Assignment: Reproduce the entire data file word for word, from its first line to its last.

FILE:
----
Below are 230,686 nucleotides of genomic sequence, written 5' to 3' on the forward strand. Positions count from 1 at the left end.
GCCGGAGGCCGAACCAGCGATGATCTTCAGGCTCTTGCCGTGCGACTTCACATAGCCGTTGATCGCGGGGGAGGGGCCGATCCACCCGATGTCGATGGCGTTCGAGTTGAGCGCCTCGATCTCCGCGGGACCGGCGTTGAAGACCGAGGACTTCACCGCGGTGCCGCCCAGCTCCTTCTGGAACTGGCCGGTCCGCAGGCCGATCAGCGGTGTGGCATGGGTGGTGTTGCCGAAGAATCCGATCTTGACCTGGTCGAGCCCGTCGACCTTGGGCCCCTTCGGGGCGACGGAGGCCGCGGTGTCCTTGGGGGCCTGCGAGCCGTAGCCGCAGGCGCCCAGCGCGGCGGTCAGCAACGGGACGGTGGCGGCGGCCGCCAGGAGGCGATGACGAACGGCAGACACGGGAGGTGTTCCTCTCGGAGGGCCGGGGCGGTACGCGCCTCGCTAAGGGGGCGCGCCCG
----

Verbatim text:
Below are 230,686 nucleotides of genomic sequence, written 5' to 3' on the forward strand. Positions count from 1 at the left end.
GCCGGAGGCCGAACCAGCGATGATCTTCAGGCTCTTGCCGTGCGACTTCACATAGCCGTTGATCGCGGGGGAGGGGCCGATCCACCCGATGTCGATGGCGTTCGAGTTGAGCGCCTCGATCTCCGCGGGACCGGCGTTGAAGACCGAGGACTTCACCGCGGTGCCGCCCAGCTCCTTCTGGAACTGGCCGGTCCGCAGGCCGATCAGCGGTGTGGCATGGGTGGTGTTGCCGAAGAATCCGATCTTGACCTGGTCGAGCCCGTCGACCTTGGGCCCCTTCGGGGCGACGGAGGCCGCGGTGTCCTTGGGGGCCTGCGAGCCGTAGCCGCAGGCGCCCAGCGCGGCGGTCAGCAACGGGACGGTGGCGGCGGCCGCCAGGAGGCGATGACGAACGGCAGACACGGGAGGTGTTCCTCTCGGAGGGCCGGGGCGGTACGCGCCTCGCTAAGGGGGCGCGCCCG